The success of his plays enabled Knoblock to get a bachelor's apartment at Albany. There he entertained numerous society guests such as Gerald du Maurier and the painter John Lavery. He also became a member of Pratt's and the Beefsteak Club. Spending the rest of his leave in Brighton with the actor Robert Lorraine, he found a neglected Regency house near Arundel and bought it on the spot. With its magnificent sea views and parkland, Beach House was to be his obsession for the next seven years. It now bears his Blue Plaque.

'All for one, one for all!'

At the war's end, Knoblock's fame reached its zenith. Increasingly in demand as a writer, he was commissioned by the film company of Douglas Fairbanks and Mary Pickford to write the scripts for The Three Musketeers (1921) and Robin Hood (1922). Dividing his time between London and Hollywood, he worked on the films Mumsie (1923) and Speakeasy (1929); his other film scripts included Love Comes Along (1930) and Knowing Men (1930).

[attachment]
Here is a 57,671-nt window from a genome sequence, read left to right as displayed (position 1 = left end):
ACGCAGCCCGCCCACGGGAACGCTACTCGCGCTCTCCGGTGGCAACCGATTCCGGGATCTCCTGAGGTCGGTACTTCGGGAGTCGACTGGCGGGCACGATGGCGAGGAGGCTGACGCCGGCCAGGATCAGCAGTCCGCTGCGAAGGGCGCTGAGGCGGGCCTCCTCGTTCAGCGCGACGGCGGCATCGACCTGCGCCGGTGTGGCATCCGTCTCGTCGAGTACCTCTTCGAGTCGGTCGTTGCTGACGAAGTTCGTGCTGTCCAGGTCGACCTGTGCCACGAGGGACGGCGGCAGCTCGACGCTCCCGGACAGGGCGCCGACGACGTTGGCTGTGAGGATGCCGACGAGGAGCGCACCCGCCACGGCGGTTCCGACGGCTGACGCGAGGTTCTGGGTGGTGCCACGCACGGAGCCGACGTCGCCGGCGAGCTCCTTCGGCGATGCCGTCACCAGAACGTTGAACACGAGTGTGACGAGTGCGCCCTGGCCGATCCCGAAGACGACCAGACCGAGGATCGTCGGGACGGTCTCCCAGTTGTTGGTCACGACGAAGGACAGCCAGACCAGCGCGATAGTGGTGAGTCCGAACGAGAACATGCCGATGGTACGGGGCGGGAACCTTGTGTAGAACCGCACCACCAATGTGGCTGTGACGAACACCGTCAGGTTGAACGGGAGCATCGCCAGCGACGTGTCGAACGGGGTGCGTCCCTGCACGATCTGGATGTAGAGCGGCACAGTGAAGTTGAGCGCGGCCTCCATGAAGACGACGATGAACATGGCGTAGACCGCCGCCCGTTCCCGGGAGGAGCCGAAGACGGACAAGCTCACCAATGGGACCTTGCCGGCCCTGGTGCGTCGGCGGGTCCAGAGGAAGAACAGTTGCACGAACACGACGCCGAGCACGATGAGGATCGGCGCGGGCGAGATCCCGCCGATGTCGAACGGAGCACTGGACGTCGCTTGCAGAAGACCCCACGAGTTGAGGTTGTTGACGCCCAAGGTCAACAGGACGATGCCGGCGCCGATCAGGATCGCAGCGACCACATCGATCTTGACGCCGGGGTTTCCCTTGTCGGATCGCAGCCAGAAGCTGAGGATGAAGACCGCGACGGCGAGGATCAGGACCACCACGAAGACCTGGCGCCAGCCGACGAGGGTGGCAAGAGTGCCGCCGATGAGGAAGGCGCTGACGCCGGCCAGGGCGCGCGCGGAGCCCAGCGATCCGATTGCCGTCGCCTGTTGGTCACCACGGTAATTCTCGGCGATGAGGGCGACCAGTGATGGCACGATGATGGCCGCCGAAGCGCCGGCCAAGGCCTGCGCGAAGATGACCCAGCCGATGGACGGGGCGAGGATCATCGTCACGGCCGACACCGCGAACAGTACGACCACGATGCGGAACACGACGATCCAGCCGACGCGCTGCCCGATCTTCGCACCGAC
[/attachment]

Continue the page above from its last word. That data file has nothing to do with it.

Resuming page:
Knoblock collaborated with the most renowned authors of his day. In 1931 he worked with J. B. Priestley on a dramatization of The Good Companions (1931). He then adapted the novel Grand Hotel (1931) with Vicki Baum, Evensong (1932) with Beverley Nichols, and The Edwardians (1937) with Vita Sackville-West. He wrote nearly forty plays in all.

During the Spanish Civil War Knoblock was sympathetic to the Republican cause, allowing Basque children evacuated from their homes to stay at Beach House. Many of these children had fled from the Luftwaffe's bombing campaign, an atrocity which enraged Knoblock; they were largely cared for by local volunteers. During the Second World War, Beach House was used by the Air Training Corps.

Knoblock died on 19 July 1945 at his sister's London home, 21 Ashley Place. He never married; sold with an extensive file of cross-referenced research, copied MIC, a copy of E. Knoblock's autobiography Round the Room (1939), and a copy of his novel Inexperience (1941).

Recommended reading:

Jeffery, K., MI6: The History of the Secret Intelligence Service 1909-1945 (London, 2011).
Knoblock, E., Round the Room: An Autobiography (London, 1939).
Knoblock, E., Inexperience: A Novel (London, 1941).
Knoblock, E., Kismet, and Other Plays, with an Introduction by John Vere (London, 1957).